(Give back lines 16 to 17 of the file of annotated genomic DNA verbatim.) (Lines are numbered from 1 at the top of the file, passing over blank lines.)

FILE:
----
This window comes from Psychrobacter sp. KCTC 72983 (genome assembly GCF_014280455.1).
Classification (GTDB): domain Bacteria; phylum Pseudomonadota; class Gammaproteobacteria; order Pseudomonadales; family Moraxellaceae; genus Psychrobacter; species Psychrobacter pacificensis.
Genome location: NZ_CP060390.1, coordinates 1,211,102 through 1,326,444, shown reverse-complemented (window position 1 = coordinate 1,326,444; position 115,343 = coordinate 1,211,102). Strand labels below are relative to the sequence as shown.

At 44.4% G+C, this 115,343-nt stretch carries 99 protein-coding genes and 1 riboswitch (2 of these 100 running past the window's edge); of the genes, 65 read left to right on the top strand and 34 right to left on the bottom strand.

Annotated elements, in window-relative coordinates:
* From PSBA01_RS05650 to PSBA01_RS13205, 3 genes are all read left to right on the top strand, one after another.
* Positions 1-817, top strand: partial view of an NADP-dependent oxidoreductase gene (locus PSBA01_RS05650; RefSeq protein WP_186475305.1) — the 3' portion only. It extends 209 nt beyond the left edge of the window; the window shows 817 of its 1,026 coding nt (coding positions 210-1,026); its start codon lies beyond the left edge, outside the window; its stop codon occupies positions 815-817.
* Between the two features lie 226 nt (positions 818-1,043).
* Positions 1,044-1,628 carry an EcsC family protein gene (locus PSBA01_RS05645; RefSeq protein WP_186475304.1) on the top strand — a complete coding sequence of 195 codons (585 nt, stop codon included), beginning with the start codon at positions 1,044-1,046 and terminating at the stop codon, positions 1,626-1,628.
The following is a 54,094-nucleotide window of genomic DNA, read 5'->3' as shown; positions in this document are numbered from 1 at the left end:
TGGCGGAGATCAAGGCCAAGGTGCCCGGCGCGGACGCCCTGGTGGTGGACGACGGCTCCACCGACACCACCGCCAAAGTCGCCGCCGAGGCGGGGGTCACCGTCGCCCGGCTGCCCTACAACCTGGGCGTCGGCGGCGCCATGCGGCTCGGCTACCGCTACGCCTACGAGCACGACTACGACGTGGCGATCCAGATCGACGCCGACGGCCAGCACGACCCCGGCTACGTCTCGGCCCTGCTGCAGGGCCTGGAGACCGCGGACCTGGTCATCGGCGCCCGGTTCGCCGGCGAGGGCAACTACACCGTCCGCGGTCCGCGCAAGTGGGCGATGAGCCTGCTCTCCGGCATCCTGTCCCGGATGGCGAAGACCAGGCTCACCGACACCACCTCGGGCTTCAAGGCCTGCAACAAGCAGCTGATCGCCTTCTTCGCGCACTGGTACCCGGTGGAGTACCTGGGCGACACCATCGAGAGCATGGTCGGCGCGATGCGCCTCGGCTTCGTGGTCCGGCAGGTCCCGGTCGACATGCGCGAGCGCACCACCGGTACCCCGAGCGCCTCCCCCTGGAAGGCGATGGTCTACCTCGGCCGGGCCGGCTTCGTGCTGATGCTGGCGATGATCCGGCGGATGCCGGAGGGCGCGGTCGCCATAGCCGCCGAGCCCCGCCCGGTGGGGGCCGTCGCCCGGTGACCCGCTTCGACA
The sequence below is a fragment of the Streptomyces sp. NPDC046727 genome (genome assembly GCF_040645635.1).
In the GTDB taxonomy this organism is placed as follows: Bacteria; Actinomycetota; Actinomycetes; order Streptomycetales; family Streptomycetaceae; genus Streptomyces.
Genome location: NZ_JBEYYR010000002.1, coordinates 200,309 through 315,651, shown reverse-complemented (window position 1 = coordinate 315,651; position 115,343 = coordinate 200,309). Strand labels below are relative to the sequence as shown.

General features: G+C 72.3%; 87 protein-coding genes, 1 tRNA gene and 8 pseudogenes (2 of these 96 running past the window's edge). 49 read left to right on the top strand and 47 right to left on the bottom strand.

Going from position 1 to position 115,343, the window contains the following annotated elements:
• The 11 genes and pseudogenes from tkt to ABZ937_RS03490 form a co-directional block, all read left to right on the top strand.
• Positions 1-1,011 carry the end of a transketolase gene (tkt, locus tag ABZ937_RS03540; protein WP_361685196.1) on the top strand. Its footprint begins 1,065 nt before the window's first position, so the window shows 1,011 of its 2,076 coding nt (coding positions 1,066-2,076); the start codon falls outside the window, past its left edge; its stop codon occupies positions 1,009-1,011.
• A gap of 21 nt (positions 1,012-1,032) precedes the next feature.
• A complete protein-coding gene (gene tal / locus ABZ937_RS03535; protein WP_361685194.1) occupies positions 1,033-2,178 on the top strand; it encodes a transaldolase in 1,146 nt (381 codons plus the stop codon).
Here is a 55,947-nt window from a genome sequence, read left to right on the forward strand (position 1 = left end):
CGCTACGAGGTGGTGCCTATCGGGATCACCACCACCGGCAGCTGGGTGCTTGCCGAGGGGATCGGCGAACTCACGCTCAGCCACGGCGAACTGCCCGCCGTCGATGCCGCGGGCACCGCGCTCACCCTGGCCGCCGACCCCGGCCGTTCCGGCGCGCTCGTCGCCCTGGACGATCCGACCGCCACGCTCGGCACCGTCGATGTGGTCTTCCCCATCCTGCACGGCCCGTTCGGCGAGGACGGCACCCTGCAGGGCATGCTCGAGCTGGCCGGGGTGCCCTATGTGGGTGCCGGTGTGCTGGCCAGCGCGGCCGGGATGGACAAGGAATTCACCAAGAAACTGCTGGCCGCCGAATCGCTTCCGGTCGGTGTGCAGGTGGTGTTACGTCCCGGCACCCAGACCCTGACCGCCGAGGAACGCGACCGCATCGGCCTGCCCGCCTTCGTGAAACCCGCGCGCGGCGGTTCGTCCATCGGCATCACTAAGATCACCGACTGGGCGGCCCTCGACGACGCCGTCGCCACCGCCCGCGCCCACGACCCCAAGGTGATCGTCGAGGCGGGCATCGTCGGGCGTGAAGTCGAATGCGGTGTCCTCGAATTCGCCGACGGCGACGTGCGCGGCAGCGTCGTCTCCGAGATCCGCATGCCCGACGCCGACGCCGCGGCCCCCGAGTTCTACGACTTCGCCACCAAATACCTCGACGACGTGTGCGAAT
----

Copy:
Going from position 1 to position 115,343, the window contains the following annotated elements:
• The 11 genes and pseudogenes from tkt to ABZ937_RS03490 form a co-directional block, all read left to right on the top strand.